Iranian minister visiting SA was listed on Interpol

2011-03-11 07:07

An Iranian deputy foreign minister who has been visiting South Africa was listed on Interpol as being wanted in connection with a 1994 bombing that killed 85 people.

Dr Hadi Soleimanpour, who is currently in South Africa is still wanted in Argentina, said Sergio Widder, Argentinian representative of the Simon Wiesenthal Centre, a Jewish human rights organisation.

Soleimanpour, 55, whose name was also spelt Solaimanpour, was Iran’s ambassador to Argentina in 1994 when a bomb ripped through a Jewish community centre in Buenos Aires on July 18 1994.

A total of 85 people were killed and more than 300 injured.

Nobody has ever been arrested in connection with the blast that flattened the seven story building, but Soleimanpour was among those wanted for questioning by Argentinian authorities.

A list of questions submitted to Argentinian embassy officials in Pretoria went unanswered.

Argentine Judge Juan José Galeano issued warrants for Soleimanpour’s arrest and on August 21 2003 he was seized by British authorities as Argentina attempted to have him extradited.

The Telegraph newspaper reported at the time that he had been studying ecotourism at the University of Durham when he was seized.

The extradition request was rejected by British authorities in November 2003 because there was insufficient evidence to proceed with extradition, according to the BBC News.

The BBC reported at the time that the case strained ties between Britain and Iran, which said it was politically motivated.

In October 2006, Argentine prosecutors Alberto Nisman and Marcelo Martínez Burgos formally accused the government of Iran of directing the bombing, and the Hezbollah militia of carrying it out.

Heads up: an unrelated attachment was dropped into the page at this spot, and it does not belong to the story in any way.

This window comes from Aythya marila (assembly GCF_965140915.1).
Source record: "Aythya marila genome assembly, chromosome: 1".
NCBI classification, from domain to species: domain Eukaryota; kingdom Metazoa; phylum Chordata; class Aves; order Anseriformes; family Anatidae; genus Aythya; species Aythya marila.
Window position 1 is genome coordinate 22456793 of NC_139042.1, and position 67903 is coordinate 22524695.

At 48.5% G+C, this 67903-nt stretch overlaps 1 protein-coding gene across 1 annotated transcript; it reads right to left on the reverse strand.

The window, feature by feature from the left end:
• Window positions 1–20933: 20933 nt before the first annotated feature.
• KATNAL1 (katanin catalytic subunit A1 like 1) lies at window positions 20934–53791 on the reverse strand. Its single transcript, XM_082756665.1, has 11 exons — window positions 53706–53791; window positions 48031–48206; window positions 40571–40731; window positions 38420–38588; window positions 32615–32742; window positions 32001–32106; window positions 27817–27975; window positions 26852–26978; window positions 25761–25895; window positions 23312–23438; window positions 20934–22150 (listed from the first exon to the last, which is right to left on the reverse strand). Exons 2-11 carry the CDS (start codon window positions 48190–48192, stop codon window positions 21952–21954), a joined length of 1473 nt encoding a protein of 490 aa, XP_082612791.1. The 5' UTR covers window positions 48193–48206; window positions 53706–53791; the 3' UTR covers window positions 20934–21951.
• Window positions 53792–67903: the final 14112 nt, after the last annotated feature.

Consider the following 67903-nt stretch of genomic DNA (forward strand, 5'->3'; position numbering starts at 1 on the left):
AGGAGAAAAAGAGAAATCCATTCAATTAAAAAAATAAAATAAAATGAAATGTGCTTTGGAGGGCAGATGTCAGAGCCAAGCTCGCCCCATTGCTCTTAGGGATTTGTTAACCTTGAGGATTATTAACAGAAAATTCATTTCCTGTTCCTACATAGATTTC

The BBC reported at the time that they called for the arrest of the arrest of former Iranian President Hashemi Rafsanjani and seven others.

Their names were sent to Interpol and Interpol red notices were issued.

Interpol red notices allow the warrant to be circulated worldwide with the request that the wanted person be arrested with a view to extradition.

However, Iran contested the red notices.

On March 15 2007, Interpol issued a statement saying the red notices for Rafsanjani, former Iranian Foreign Affairs minister Ali Akbar Velayati and Soleimanpour had been withdrawn.

Red notices for six others remained in place.

“The executive committee carefully considered all the information put before it, and in light of Interpol’s rules believes that the conclusions of the Office of Legal Affairs that these six Red Notices should be issued is correct,” said South Africa’s then police chief Jackie Selebi.

He was at the time president of Interpol.

Widder said yesterday he had spoken to Nisman, who confirmed that Argentina still had an international arrest warrant out for Soleimanpour.

Widder said he believed Argentina had so far been unable to arrest Rafsanjani and others because of diplomatic immunity.

“We expect a government that is committed to human rights not to receive these people,” said Widder.

Soleimanpour was due to hold a joint press conference with South Africa’s Deputy Minister of International Relations and Cooperation, Ebrahim Ebrahim, yesterday afternoon, but this was cancelled at short notice.

A Department of International Relations and Cooperation official said that the press conference had been cancelled because Soleimanpour “didn’t feel comfortable with the media because his English is bad”.

Department of International Relations and Cooperation spokesman Clayson Monyela said he was not personally aware that Argentina had a warrant out for Soleimanpour’s arrest.

Soleimanpour was due to leave South Africa today.

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